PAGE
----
After season three dropped, Will became the subject of several online articles, almost all of which are titled some variation of “Is Will Byers Gay?” Stranger Things die-hards debate the question on Reddit, Twitter, Instagram, and Youtube comments, and the two major positions are, “Yes, he is” and “No, he feels left out when his friends get girlfriends because he’s traumatized.” These arguments aren’t mutually exclusive, but they’re usually treated as such. After all, isn’t it traumatizing to grow up as a gay kid in the 1980s among the AIDS epidemic and all the homophobic backlash which followed 1970s gay activism? In his piece, “Long-Term Survivors Day and the Stranger Things HIV Connection,” blogger Shawn Decker writes the following:

By the way, Stranger Things is totally about HIV. […] In Season One [Will] disappears. He’s isolated from his friends who continue to go to school — they have no other option. It turns out he’s in another realm, being tormented by a looming monster of some sort. He eventually gets rescued, but in Season 2 there are doctor’s appointments. They don’t know how to really treat Will. They just observe. There’s talks of trying to cure the virus. There’s talk of the virus replicating in his system.

Decker points out that he, as well as Ryan White — one of the first hemophiliac children diagnosed with AIDS after a blood transfusion — was kicked out of school following his HIV diagnosis. White lived five years past what the doctors expected, and he and his mother advocated for his right to learn alongside his peers at school. In August 1990, months after his death, Congress passed the Ryan White Comprehensive AIDS Resources Emergency (CARE) Act, the biggest federal program providing HIV treatment services to low-income and uninsured people.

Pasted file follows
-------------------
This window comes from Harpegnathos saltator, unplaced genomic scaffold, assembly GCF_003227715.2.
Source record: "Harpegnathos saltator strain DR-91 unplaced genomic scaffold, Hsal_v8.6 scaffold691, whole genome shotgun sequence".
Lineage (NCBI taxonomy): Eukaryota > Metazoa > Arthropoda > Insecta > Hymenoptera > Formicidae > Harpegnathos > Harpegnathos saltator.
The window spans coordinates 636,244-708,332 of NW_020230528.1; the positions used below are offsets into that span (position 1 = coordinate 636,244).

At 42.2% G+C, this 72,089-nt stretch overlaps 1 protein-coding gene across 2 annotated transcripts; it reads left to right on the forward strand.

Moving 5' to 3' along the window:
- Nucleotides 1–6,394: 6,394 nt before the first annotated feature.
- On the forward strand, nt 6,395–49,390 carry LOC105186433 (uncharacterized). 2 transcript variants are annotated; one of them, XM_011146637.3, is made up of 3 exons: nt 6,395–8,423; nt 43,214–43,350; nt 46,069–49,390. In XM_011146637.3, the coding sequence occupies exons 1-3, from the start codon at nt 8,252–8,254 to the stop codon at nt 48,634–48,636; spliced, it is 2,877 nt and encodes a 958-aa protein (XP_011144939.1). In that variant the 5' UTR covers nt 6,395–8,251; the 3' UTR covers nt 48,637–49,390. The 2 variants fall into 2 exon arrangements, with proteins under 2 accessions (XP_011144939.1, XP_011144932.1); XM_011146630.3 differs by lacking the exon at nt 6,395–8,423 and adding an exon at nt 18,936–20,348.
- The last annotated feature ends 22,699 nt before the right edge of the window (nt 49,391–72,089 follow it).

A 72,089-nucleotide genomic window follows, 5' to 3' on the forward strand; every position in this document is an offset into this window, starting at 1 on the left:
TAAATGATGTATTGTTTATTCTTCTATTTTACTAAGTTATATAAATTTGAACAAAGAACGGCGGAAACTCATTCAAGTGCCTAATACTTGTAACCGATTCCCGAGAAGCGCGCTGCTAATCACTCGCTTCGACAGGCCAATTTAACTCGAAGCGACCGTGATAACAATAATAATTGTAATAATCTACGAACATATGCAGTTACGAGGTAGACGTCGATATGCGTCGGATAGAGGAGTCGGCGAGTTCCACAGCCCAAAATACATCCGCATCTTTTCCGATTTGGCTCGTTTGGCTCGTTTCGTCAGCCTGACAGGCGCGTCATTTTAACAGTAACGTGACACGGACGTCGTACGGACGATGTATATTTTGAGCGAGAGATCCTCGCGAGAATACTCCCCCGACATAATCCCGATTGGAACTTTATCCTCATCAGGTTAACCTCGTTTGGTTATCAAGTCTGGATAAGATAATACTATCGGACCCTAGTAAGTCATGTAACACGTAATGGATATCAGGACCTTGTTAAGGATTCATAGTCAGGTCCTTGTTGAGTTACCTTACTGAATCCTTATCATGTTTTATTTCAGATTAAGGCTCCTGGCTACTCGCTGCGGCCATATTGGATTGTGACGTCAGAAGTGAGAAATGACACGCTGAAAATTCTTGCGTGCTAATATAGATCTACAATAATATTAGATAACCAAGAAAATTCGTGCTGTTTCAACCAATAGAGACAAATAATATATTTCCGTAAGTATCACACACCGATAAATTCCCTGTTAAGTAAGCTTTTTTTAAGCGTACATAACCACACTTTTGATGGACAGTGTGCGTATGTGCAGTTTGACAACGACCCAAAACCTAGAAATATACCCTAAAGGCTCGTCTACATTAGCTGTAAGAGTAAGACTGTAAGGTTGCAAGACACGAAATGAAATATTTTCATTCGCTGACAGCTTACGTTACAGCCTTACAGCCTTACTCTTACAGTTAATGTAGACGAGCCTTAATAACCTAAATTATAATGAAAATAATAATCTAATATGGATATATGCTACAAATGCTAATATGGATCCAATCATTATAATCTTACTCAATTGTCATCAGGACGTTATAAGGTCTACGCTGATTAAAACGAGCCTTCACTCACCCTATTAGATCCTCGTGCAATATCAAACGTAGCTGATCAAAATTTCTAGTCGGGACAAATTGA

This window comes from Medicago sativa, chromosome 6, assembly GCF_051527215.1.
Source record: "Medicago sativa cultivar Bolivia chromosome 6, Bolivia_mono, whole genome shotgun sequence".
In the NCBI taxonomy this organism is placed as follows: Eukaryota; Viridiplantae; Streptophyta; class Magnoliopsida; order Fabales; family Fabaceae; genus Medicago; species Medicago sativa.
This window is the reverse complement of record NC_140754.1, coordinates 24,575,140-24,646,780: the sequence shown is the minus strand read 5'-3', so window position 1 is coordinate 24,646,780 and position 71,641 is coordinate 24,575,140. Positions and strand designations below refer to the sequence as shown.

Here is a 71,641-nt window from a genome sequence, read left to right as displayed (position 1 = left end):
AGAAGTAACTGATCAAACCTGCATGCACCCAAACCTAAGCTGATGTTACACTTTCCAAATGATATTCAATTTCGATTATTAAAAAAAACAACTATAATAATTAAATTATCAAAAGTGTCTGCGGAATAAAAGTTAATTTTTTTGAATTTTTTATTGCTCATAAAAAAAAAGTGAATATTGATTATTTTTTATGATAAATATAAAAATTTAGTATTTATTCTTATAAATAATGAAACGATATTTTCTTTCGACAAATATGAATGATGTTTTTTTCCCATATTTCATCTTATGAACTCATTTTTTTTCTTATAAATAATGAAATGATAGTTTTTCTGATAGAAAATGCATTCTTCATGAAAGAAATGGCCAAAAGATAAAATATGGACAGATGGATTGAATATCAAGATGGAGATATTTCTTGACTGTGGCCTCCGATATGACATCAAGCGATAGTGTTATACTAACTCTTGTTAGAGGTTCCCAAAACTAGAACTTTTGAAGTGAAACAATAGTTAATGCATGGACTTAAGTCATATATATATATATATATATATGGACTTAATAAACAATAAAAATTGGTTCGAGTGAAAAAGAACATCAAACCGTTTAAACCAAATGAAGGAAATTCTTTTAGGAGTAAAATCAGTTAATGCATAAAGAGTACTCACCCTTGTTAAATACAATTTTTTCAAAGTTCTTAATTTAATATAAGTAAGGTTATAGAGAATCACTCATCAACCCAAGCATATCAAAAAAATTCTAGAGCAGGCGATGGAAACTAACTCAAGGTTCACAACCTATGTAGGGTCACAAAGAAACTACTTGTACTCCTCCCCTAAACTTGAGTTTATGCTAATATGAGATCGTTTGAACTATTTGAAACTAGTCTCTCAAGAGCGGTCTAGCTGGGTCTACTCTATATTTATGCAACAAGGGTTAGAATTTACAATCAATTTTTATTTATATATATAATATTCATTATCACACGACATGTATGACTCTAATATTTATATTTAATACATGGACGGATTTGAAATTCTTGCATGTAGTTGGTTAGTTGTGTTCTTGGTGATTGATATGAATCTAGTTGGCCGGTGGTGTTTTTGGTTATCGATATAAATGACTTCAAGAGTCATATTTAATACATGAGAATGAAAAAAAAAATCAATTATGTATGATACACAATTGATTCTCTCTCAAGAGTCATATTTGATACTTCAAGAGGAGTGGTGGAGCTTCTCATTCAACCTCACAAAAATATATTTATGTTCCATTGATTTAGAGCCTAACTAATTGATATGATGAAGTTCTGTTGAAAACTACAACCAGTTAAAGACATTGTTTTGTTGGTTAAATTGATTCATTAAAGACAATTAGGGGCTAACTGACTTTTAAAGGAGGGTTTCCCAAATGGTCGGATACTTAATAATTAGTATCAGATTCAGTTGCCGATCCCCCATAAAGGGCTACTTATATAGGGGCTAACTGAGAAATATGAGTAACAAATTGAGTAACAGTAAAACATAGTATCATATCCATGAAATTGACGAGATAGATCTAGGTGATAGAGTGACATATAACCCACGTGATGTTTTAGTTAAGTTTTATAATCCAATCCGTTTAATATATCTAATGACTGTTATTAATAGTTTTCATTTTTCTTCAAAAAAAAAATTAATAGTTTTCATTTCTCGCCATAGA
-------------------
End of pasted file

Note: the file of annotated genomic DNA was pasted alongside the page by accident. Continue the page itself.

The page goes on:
Though Will Byers does not have HIV, he has experienced trauma that separates him from his peers and forces him to come to terms with a life span that may be shorter than most people expect. Will is lucky to have friends and family who care deeply about him in times of crisis, but season three introduces a new kind of isolation: that of the gay kid left behind, or the euphemistic “late bloomer.” As all of his friends get girlfriends, Will has trouble keeping their attention.

In a scene which is incredibly understated for all its heartbreaking potential, he tells his mom, Joyce (played by Winona Ryder), “I’m not gonna fall in love.” Later, when he finally snaps at his best friend, Mike Wheeler (played by Finn Wolfhard), Mike throws it back in his face, shouting, “It’s not my fault you don’t like girls!” The camera lingers on Will, who is too shocked to respond. Both are aware that the bullies in school have used this very insult against him, and Mike has crossed a line. However, in regular Stranger Things fashion, personal quarrels give way to looming supernatural threats, and this argument falls to the wayside. At the end of the season, they seem to have patched things up, but any further apology seems to have been left on the cutting room floor.